Although it may be the least desirable, property maintenance is one of the most critical tasks when it comes to landlord and tenant responsibilities. Not only is it the landlord’s job to make sure things are in order, but tenants also have obligations to keep the rental unit maintained and free of damages.
Depending on the season, there are different tasks such as shoveling snow, raking leaves, and watering the lawn that must be taken care of in order to keep your property looking well-maintained. These types of tasks are either the landlord’s maintenance responsibility or the tenant’s, depending on what’s stated in the lease agreement.
As a landlord, it may be simple for maintenance to go unnoticed since you’re not the one who is living there. However, you can’t always rely on tenants to report damages or concerns when they pop up. Because of this, we’ve come up with a few things that both tenants and landlords can do to keep the rental property up to high standards.
Why is Maintenance Important?
Regular upkeep is extremely important in a rental property because if preventative maintenance goes ignored, you may end up with more damages in the long run. All landlords should prepare for emergencies and save funds for such occasions.
With that, there is a huge difference between tenant responsibilities and landlord responsibilities. Landlords should include certain responsibilities in the lease and provide the tenant with this prior to them moving into the property. Typically, this will consist of cleaning or maintenance fees and standards for the property to be kept and maintained.
Without setting these agreements on a lease, you may end up with more damages than you bargained for. When you make such additions to your lease, it’s also important to consider the seasons and decide whether you will provide seasonal maintenance or the tenant will take care of it.
I’m sure all tenants can say they’d like to live in a well-maintained living space. However, then it’s partly their job to keep it well-maintained. When a tenant reads through their lease agreement, they learn that they will be responsible for some maintenance. Let’s take a look at some of the common maintenance issues that are on most rental property maintenance checklists.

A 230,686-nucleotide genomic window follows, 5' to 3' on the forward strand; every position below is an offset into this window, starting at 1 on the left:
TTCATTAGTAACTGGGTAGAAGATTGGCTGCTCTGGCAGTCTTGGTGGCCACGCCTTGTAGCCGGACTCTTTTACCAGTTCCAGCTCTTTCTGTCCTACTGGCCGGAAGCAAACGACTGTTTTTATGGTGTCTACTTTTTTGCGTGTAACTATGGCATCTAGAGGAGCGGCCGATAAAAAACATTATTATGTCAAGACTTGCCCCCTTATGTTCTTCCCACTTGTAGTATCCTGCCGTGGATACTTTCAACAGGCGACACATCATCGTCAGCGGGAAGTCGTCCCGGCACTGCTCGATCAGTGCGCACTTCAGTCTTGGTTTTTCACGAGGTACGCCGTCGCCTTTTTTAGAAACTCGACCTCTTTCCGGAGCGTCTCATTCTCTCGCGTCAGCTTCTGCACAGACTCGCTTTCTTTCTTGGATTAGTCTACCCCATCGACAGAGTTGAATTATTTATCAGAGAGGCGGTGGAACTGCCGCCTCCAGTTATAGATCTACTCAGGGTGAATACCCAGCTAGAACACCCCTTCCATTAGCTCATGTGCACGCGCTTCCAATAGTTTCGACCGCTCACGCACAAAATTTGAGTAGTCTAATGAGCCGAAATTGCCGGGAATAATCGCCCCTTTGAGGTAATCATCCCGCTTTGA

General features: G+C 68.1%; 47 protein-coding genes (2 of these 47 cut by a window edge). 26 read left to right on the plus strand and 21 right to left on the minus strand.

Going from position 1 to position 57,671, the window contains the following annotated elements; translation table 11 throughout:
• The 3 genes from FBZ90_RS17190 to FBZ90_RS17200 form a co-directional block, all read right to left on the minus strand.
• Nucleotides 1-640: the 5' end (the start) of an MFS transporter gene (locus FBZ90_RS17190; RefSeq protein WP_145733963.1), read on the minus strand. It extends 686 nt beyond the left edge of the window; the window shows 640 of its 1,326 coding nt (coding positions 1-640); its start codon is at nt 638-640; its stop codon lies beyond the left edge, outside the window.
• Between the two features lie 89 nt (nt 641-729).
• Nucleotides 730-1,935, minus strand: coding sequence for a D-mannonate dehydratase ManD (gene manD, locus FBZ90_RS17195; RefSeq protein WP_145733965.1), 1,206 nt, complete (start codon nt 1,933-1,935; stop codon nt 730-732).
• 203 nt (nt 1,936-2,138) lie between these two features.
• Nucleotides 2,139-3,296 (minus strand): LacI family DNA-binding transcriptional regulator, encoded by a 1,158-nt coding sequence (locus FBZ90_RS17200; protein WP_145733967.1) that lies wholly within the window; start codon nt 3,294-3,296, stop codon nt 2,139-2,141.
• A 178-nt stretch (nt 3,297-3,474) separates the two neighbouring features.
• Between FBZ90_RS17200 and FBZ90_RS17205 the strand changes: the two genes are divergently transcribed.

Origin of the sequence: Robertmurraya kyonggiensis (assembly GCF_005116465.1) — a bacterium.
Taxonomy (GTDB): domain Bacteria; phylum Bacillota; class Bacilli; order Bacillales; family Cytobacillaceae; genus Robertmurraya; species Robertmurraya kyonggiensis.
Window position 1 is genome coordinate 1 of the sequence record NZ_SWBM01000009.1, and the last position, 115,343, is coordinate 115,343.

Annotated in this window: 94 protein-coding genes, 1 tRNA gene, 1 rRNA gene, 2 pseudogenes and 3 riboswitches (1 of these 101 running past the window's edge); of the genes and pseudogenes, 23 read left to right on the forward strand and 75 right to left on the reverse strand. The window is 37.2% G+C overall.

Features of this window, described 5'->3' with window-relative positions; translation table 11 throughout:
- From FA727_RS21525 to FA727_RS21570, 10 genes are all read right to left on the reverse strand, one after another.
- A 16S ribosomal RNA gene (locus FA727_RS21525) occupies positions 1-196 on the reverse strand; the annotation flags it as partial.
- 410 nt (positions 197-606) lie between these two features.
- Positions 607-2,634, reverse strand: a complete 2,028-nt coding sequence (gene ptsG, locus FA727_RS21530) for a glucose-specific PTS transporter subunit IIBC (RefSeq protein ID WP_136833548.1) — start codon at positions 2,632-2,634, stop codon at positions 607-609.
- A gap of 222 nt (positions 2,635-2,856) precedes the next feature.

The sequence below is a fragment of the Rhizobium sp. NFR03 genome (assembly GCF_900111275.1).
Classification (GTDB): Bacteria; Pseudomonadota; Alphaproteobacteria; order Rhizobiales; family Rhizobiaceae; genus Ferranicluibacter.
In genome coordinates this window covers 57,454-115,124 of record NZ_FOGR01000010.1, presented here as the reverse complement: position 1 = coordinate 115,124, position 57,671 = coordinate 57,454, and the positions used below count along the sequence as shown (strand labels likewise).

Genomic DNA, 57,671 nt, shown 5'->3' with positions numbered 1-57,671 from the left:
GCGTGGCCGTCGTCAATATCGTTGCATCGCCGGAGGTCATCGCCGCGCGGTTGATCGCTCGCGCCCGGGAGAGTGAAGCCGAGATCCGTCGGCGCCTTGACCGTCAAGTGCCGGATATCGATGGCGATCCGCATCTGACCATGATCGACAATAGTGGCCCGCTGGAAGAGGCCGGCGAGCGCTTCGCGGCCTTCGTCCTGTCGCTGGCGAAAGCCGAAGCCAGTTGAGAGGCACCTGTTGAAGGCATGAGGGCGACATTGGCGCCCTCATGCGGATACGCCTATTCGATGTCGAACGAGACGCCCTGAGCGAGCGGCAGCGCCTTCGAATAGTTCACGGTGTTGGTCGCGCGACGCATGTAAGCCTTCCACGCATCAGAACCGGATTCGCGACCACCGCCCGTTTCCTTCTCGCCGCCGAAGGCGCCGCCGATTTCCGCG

For example, tenants should make sure the home is following all the housing and safety codes, such as occupancy standard, which is usually two occupants per bedroom. If this agreement is broken, unauthorized occupants may present safety hazards and unforeseen maintenance issues.
Along with that, tenants must keep the property safe and clean to avoid unsanitary conditions that may affect the occupant’s health or lead to damages within the home. Usually, there is a garbage policy on the lease which states what you should do with your garbage each week. Tenants should also keep the property safe and free of safety hazards. Making sure the smoke detectors are working is one step that should be considered regularly.
Some maintenance issues landlords are going to have to deal with—for example, leaks or more extensive damages that unexpectedly appear. Tenants should report these issues to landlords immediately to avoid creating even more damage to the property.
As stated before, seasonal maintenance should be taken into consideration. Most lease agreements disclose who will take care of snow removal, grass cutting, raking leaves, watering the grass, and more. If the tenant doesn’t take care of this when prompted, it could lead to safety hazards and make the home look unmaintained.
Although it goes without saying, tenants are also responsible for daily, weekly, and monthly activities such as:
- Using all appliances properly
- Paying rent on time each month
- Keeping regular damages at a minimum
If tenants fail to follow the requirements listed on the lease, they may be subject to cleaning or repair fees when they decide to leave the property.
When someone buys a home for the purpose of renting it out to tenants, there are specific laws that must be followed by the landlord. For example, building codes and regulations. To avoid breaking safety codes or laws, it’s important to cover these maintenance tasks in the lease.
Some of the most common building codes that must be maintained by landlords include:
- Providing working smoke and carbon monoxide detectors
- Preventing mold issues from arising
- Taking care of pest infestations quickly
- Address safety issues that may arise within the home
When a tenant moves into your property, they are expecting all the appliances, water, and electricity to be fully working. If these things are not working, it’s the landlord’s responsibility to get things in working order per the lease agreement. If utilities or appliances are not working because the bills are unpaid by the tenant, then it’s the tenant’s responsibility to pay their bill.
Landlords should come up with a viable garbage plan and supply proper equipment to dispose of garbage safely and efficiently. Keeping up with regular trash disposal helps reduce the chance of pest infestations and sanitary issues.
Finally, landlords are responsible for making repairs or renovations throughout the rental home. Whether it’s time for a flooring replacement or a fresh coat of paint on each wall, landlords are more than likely responsible for taking care of these tasks when the time comes.